Austerity policies introduced as a result of the economic-financial crises in Europe started to fuel the engine of change across the old continent.
The past few days saw four critical elections in Europe. In one, the “much beloved” Nicolas Sarkozy was ousted by the French electorate. In another, an electorate suffering from acute social hysteria produced by rampant economic crises preferred a bunch of fascists and radicals to centrist politicians, leaving Greece with no prospect of forming a government anytime soon. In another, this time in local polls in Italy, a comedian-turned activist and such political outsiders achieved outstanding successes.
Even though her party scored a rather good success in the state of Schleswig-Holstein poll, her coalition partner, the pro-business Free Democrats, lost bitterly, forcing Angela Merkel’s conservative Christian Democrats to seek a new partner for local governance. It was surely a very uncomfortable few days for Chancellor Merkel, as much as for embattled Nicolas Sarkozy, her partner in the introduction of austerity policies.
Obviously the weekend’s elections will have serious impacts not only on the countries where they were held but throughout Europe and beyond. To start with, France’s president-elect socialist François Hollande campaigned on an anti-austerity platform. In Greece, as current scattered results don’t allow the formation of a working coalition, it is very likely that the current technocratic government will continue as a caretaker until a second election, which will hopefully produce a government, is called later this summer. In Italy the effects of the local polls on national politics will make it all the more difficult to continue austerity policies. Merkel, on the other hand, will have to face growing difficulties preserving her steadfast austerity approaches for her country and for the entire eurozone with her firmest ally Sarkozy down the drain. Will she be able to keep Germany away from election booths up until the scheduled summer 2013 poll?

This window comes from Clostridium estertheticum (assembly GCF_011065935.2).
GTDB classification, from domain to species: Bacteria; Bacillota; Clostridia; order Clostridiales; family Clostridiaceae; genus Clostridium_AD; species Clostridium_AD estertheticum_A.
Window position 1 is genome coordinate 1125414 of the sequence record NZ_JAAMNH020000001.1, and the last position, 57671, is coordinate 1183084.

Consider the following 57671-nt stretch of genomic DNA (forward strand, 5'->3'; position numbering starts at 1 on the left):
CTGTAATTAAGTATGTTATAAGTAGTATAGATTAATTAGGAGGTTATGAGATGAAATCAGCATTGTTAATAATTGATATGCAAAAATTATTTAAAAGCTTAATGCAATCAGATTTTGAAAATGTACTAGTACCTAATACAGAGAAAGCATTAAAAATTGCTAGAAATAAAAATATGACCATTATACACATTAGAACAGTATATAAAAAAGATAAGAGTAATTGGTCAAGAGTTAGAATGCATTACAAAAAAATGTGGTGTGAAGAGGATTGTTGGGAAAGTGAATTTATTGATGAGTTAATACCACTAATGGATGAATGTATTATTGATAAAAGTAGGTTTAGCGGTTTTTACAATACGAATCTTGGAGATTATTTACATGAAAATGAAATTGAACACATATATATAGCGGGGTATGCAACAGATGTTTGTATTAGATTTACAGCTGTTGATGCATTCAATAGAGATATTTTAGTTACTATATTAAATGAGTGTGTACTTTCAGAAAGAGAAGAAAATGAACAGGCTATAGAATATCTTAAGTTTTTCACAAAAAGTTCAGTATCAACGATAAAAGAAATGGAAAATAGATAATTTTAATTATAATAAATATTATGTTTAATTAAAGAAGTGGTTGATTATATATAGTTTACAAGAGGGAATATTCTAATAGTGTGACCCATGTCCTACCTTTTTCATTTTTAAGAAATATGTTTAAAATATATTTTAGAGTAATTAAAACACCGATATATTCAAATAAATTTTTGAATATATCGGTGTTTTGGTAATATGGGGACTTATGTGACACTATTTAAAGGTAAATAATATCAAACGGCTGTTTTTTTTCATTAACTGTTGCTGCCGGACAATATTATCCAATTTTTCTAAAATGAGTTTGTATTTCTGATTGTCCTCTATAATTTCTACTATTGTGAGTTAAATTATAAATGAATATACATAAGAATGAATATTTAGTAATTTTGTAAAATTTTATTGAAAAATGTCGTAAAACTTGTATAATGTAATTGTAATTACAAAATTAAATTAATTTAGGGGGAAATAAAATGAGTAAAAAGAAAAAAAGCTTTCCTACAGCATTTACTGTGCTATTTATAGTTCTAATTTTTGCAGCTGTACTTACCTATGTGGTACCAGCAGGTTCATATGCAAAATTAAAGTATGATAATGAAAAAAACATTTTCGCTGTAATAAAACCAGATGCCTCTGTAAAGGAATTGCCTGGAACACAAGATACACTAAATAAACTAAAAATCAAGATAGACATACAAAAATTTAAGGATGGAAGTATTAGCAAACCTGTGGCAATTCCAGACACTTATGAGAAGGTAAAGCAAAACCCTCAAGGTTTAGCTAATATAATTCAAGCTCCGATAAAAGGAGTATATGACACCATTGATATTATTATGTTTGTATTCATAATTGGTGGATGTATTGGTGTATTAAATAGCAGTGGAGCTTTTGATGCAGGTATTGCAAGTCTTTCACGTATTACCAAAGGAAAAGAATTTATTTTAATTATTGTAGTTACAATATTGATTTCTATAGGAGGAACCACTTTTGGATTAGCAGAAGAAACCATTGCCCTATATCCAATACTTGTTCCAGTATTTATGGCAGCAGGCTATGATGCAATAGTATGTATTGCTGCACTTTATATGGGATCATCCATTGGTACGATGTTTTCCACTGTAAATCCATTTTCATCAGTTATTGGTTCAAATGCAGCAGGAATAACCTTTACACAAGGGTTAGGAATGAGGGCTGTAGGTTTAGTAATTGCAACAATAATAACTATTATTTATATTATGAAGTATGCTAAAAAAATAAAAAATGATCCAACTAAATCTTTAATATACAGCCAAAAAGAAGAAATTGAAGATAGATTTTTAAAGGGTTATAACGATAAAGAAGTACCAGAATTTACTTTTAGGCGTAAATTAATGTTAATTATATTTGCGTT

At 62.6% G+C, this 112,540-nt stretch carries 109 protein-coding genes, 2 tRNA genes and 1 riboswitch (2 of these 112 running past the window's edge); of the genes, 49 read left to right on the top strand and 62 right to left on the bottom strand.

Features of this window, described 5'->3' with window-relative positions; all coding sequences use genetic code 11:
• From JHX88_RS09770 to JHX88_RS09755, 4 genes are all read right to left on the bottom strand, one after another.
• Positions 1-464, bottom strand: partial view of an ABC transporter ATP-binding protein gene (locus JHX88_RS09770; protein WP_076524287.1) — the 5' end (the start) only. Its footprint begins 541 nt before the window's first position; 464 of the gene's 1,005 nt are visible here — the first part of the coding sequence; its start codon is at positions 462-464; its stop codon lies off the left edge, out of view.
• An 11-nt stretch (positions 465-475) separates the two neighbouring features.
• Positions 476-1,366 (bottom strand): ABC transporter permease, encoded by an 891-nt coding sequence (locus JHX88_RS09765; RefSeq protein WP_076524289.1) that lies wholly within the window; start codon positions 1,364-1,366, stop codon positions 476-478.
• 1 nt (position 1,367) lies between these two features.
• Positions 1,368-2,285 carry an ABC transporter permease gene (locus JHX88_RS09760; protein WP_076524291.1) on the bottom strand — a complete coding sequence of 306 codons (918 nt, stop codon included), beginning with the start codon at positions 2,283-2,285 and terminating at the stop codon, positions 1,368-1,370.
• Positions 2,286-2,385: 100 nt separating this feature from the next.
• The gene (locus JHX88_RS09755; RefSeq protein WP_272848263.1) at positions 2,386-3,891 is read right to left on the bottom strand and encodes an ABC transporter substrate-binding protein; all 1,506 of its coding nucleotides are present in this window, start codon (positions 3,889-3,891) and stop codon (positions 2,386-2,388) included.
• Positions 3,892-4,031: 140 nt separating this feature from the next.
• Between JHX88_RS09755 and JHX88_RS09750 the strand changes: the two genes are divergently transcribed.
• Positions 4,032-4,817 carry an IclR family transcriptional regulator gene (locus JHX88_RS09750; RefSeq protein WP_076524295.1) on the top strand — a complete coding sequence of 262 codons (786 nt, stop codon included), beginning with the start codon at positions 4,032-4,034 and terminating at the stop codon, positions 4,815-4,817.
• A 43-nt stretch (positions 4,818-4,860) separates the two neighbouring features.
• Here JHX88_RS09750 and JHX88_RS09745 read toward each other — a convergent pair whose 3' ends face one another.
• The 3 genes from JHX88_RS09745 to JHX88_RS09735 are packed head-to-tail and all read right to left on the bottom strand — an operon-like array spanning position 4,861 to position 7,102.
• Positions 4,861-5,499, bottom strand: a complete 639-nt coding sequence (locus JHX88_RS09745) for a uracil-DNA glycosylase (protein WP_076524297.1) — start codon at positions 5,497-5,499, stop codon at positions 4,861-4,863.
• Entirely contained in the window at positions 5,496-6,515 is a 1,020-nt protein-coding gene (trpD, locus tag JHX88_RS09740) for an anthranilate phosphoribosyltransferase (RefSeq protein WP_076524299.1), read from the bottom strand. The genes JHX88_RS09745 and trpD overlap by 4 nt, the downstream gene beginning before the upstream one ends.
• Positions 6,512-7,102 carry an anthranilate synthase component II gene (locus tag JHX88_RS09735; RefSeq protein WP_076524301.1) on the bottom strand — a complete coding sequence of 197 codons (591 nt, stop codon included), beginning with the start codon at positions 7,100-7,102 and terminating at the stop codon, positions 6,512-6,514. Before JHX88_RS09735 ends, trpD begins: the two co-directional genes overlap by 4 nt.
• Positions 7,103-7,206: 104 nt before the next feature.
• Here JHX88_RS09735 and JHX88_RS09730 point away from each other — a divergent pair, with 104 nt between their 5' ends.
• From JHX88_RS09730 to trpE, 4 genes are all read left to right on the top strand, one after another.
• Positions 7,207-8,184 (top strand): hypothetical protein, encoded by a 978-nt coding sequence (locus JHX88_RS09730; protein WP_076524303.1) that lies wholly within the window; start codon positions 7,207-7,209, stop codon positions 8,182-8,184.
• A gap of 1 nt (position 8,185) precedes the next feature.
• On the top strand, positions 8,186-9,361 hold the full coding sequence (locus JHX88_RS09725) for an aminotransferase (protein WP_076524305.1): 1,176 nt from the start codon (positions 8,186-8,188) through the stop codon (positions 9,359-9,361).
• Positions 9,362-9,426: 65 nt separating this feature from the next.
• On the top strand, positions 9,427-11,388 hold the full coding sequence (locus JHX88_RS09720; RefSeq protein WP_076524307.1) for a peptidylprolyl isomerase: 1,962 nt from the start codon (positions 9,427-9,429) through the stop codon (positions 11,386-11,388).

Besides, these electoral outcomes will have some serious effect on the popular mood throughout the eurozone. Thus, with such electoral results and probable impacts on the rest of the eurozone, it will become all the more difficult to battle the current economic crisis through austerity measures.
Particularly, with Socialist Hollande calling for battling the crisis with increased production and declaring that France will not be victimized with austerity policies, it is obvious that there will be a sharply different Europe than what we have become accustomed to over the past two years.
And as regards Turkey and its expectations for the “change” in Europe, naturally seeing Sarkozy off was relaxing. He was a pain in the neck. He was a constant troublemaker. Will the France of Hollande now unblock the chapters blocked by the France of Sarkozy? Was Hollande indeed sincere in his remarks that without resolution of the Armenian genocide issue there was no place for Turkey in the EU? It is too early to jubilate but seeing Sarkozy out is enough to feel happy.